Jul 7 • 40M

David Schleicher on the Fiscal Whipsaw in State Governments

COVID filled state government coffers; now, fiscal deficits abound. What should state and local officials do?

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Josh Barro
Very Serious is a weekly conversation with top political commentators, columnists and policymakers, focused on how events in the news relate to major, long-standing controversies in politics, economics and culture. Host Josh Barro is joined by a rotating set of regular guests to work out the ideas behind the arguments on topics serious and not-so-serious. It’s a great conversation across ideological lines that will leave you entertained, enlightened, and maybe even persuaded.
Episode details

Dear readers,

I’ve written a lot over the last year about the federal budget and how different the federal fiscal situation is than it had been over the 25 years leading up to COVID. The excessively large federal budget deficit is the subject of intense political fighting, but it’s also a significant substantive problem for the economy in a way that hasn’t been true since I was in elementary school. Inflation is elevated, interest rates have had to rise to contain inflation, and that means both that government borrowing is increasingly expensive, and that it crowds out private sector economic activity.

The picture in state governments is related, but different.

While COVID ballooned the federal budget deficit, it was actually a fiscal windfall for states, which enjoyed generous federal aid and surprisingly strong tax collections. Federal aid to individuals and businesses propped up consumer spending (and sales tax receipts), while rising asset prices strengthened the property tax base and generated strong income tax receipts from capital gains. In 2021, state governments were flush — and sometimes, they even made responsible choices, making deposits into their pension funds and building up their rainy-day funds to extremely high levels. The labor shortage has also, perversely, strengthened state and local government finances — as public-sector wage increases failed to keep pace with the private sector, and many jobs at schools, police departments and other agencies went unfilled, the quality of state and local government services deteriorated. But those governments also saved quite a bit of money on payroll.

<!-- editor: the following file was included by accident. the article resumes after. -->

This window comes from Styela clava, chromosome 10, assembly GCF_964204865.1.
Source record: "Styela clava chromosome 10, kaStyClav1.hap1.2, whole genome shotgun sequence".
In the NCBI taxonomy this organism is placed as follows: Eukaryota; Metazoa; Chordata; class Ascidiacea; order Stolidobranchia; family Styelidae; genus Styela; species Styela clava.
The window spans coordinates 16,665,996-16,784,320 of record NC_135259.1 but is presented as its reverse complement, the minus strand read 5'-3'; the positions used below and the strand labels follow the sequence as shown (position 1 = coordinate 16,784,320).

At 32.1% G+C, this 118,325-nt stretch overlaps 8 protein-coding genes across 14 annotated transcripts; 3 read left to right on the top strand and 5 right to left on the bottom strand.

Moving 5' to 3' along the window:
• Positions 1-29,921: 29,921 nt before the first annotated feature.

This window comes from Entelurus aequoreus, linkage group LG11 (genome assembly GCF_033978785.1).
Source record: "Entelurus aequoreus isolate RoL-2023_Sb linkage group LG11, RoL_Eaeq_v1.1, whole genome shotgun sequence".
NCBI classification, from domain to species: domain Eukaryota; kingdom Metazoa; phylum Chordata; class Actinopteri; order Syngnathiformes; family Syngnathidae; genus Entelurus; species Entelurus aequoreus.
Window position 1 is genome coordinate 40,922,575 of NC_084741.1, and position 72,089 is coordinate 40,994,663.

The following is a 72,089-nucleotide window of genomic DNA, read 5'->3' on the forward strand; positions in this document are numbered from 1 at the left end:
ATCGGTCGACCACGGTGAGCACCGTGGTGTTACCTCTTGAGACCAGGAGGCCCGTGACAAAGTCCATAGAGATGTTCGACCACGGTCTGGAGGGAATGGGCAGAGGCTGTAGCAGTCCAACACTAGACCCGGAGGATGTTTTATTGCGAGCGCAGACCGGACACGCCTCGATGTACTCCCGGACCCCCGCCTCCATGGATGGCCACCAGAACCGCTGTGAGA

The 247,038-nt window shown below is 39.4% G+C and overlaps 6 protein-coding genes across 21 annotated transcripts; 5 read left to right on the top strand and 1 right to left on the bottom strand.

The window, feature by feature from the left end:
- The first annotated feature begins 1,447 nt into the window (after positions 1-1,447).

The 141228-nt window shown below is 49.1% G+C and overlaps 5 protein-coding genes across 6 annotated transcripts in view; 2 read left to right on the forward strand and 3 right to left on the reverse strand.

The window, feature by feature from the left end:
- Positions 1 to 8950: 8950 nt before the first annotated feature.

But states and localities have also experienced a whipsaw. The strong capital gains tax receipts of 2021 were not so strong at all in 2022. Federal COVID aid tapered off. Government workers are belatedly getting the raises that are needed for hiring and retention. Many governments that just two years ago were figuring out how to spend big surpluses are now addressing large deficits. If they largely socked that money away, they’re well positioned; if they used it to establish new government programs and good taxes, not so much.

To talk about how the states are managing all of that, I invited Yale Law School professor David Schleicher for an episode of the Very Serious podcast. David is an expert on state and local government finance, and I had a wide-ranging conversation with David about how states have (and have not) learned the lessons of their budget crises from the Great Recession, and how they’re adjusting to once-again lean times.

For the most part, what states are experiencing now is a problem, rather than a crisis. We do not expect near-term insolvencies in states or major municipalities. But in the longer run, some places — especially in the Midwest — face the risk of a vicious cycle: relative economic decline, which weakens the tax base, which requires higher tax rates or reduced public services, which further reduces economic competitiveness, which weakens the tax base, and so on until it’s no longer clear why anyone wants to live or do business in Chicago.

To break that cycle, governments need to find ways to do more with less. A silver lining of the fact that a lot of American local government is inefficient — especially when it comes to infrastructure delivery — is that there really are opportunities to save taxpayers’ money while improving the quality of government. But if those reforms were easy, they would have been done already.

I hope you enjoy the episode and I invite you to post questions or responses in the comments.

Very seriously,


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